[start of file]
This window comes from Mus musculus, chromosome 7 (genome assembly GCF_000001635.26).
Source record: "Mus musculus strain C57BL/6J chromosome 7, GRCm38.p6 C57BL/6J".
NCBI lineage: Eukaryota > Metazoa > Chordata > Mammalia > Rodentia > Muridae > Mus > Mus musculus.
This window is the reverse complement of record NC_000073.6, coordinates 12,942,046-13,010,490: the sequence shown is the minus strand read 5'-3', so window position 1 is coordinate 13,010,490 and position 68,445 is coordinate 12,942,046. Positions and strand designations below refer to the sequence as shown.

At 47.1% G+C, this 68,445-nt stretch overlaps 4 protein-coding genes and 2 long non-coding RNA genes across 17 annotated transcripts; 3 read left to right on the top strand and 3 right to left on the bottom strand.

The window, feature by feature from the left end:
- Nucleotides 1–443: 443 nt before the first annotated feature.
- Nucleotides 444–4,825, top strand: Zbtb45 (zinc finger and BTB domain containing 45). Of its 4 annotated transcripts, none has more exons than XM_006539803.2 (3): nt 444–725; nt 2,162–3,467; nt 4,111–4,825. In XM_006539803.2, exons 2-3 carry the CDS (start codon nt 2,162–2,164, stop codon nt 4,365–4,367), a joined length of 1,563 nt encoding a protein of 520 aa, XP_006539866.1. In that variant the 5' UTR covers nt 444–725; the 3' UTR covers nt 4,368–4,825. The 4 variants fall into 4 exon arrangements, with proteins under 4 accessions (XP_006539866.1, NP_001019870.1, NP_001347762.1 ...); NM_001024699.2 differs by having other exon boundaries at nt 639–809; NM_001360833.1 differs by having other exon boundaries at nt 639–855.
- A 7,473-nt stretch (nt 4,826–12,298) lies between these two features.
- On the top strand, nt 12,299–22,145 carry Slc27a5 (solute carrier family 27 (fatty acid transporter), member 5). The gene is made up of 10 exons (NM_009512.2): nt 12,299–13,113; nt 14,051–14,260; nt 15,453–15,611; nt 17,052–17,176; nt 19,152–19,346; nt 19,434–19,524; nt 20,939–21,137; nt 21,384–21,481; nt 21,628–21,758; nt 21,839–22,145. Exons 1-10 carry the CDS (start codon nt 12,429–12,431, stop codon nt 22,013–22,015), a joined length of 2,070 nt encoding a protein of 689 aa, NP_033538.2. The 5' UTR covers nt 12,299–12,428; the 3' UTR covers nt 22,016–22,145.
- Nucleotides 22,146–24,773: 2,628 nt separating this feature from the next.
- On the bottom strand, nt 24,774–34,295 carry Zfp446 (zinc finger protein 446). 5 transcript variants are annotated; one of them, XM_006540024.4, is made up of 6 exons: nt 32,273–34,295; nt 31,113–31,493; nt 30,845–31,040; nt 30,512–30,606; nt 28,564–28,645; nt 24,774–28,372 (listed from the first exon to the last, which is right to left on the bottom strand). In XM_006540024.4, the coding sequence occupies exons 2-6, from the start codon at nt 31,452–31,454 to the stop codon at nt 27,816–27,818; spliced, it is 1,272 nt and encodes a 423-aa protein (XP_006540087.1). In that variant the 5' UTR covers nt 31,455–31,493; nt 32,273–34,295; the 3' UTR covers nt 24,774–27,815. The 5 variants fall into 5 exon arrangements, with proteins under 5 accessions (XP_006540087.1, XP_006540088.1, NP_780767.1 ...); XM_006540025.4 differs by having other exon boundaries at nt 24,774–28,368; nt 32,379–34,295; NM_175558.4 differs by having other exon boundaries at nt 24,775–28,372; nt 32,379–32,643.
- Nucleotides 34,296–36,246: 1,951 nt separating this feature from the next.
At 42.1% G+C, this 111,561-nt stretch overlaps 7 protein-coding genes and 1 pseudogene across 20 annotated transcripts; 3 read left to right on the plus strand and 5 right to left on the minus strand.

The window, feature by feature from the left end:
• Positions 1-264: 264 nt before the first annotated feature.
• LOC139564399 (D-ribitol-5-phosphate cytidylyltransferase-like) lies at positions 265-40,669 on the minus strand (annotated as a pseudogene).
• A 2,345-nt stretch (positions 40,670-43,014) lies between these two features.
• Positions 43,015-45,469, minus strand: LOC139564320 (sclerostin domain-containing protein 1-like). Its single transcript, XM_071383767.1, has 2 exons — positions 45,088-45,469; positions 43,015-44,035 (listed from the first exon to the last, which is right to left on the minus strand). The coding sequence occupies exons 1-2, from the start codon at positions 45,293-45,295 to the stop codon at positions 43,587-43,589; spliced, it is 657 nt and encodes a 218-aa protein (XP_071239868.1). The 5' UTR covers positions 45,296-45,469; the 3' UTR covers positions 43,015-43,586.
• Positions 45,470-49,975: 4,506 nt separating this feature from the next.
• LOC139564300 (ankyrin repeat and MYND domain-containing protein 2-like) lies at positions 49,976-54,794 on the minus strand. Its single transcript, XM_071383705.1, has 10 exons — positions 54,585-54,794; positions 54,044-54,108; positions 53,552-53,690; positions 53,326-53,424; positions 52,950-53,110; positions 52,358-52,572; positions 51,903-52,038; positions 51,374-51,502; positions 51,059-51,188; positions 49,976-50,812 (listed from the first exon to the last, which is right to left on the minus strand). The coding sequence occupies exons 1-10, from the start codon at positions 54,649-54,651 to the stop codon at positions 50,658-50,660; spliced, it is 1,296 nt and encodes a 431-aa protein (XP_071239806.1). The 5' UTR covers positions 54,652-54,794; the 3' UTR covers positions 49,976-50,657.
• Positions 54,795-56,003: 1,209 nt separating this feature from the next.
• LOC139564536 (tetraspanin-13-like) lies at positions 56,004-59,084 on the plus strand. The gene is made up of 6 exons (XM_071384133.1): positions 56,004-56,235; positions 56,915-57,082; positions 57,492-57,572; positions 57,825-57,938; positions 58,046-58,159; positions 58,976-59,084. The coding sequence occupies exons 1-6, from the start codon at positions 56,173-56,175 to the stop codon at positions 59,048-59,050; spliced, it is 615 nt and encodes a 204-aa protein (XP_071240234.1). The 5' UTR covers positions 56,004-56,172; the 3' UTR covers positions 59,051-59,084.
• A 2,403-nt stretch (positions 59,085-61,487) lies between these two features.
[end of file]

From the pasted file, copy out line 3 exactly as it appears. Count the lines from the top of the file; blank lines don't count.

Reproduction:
NCBI lineage: Eukaryota > Metazoa > Chordata > Mammalia > Rodentia > Muridae > Mus > Mus musculus.